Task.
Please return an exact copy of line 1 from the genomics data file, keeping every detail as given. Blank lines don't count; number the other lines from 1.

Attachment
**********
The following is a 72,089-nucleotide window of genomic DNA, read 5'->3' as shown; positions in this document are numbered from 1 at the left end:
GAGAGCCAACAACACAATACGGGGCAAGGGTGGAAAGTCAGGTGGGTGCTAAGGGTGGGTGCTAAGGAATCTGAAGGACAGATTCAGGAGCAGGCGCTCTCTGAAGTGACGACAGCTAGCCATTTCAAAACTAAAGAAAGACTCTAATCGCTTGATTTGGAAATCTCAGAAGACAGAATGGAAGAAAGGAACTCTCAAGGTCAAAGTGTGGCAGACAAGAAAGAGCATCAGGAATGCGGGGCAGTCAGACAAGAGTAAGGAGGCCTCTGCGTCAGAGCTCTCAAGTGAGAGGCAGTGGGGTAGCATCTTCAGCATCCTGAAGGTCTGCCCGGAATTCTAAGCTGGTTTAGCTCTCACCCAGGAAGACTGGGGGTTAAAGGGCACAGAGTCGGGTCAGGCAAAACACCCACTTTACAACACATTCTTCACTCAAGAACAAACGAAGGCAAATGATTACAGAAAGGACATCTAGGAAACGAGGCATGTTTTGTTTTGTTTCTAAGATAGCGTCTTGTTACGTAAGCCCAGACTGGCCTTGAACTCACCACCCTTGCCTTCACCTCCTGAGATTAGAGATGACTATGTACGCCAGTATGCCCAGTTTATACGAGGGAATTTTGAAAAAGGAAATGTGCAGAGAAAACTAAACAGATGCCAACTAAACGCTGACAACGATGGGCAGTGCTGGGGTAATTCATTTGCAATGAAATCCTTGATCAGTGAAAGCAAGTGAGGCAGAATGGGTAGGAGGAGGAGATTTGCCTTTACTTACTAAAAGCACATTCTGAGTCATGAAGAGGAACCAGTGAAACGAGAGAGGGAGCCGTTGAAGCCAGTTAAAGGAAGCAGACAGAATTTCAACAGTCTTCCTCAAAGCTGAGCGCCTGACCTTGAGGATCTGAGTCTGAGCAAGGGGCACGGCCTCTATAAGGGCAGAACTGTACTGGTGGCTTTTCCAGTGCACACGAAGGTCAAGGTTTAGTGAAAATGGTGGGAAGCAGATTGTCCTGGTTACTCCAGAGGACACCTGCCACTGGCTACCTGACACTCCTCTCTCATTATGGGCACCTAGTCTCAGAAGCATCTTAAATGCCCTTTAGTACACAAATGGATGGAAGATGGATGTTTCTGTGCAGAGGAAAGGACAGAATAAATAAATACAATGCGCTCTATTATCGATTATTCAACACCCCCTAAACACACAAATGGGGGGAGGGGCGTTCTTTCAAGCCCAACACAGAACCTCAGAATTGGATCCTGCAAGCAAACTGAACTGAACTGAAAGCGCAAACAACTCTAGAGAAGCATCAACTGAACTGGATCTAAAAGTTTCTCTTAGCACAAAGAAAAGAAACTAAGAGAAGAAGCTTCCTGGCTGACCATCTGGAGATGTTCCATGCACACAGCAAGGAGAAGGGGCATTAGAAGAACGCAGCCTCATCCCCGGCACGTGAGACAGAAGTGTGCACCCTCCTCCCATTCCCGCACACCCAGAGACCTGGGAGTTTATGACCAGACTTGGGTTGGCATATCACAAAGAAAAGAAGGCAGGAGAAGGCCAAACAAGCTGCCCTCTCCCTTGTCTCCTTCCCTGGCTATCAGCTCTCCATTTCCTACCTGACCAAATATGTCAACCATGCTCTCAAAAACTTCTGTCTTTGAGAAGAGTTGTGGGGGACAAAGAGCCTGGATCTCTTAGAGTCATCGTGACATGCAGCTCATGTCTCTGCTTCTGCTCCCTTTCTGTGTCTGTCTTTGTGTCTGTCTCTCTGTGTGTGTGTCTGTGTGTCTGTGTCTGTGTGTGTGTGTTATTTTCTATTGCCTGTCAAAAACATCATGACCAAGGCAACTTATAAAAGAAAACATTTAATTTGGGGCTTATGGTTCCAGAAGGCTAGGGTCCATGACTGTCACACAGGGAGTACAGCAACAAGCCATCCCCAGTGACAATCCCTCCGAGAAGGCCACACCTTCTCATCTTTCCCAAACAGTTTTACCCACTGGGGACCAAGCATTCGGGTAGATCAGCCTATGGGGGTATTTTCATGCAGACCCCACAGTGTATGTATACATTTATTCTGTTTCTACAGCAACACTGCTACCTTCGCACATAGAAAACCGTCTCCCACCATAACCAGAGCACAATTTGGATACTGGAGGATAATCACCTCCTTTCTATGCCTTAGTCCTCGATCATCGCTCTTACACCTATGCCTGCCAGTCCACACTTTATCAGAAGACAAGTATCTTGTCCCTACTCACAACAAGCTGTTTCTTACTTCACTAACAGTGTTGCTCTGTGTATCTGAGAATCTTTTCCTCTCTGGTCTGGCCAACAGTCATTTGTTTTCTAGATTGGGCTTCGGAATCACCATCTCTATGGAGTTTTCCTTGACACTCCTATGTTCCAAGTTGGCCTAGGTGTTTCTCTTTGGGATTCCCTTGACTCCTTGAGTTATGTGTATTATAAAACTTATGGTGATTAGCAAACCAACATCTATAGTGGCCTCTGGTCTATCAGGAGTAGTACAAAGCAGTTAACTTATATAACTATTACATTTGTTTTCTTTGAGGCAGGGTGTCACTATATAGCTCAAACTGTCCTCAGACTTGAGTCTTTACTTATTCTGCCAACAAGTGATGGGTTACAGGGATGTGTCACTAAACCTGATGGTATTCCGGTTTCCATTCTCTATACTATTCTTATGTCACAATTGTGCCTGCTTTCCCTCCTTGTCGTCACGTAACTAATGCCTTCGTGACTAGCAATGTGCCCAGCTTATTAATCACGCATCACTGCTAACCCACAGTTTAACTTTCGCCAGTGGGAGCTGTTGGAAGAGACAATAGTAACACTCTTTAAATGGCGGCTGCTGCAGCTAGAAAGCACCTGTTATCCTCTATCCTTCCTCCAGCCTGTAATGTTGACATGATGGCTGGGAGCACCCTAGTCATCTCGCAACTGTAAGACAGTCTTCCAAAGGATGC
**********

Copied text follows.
The following is a 72,089-nucleotide window of genomic DNA, read 5'->3' as shown; positions in this document are numbered from 1 at the left end: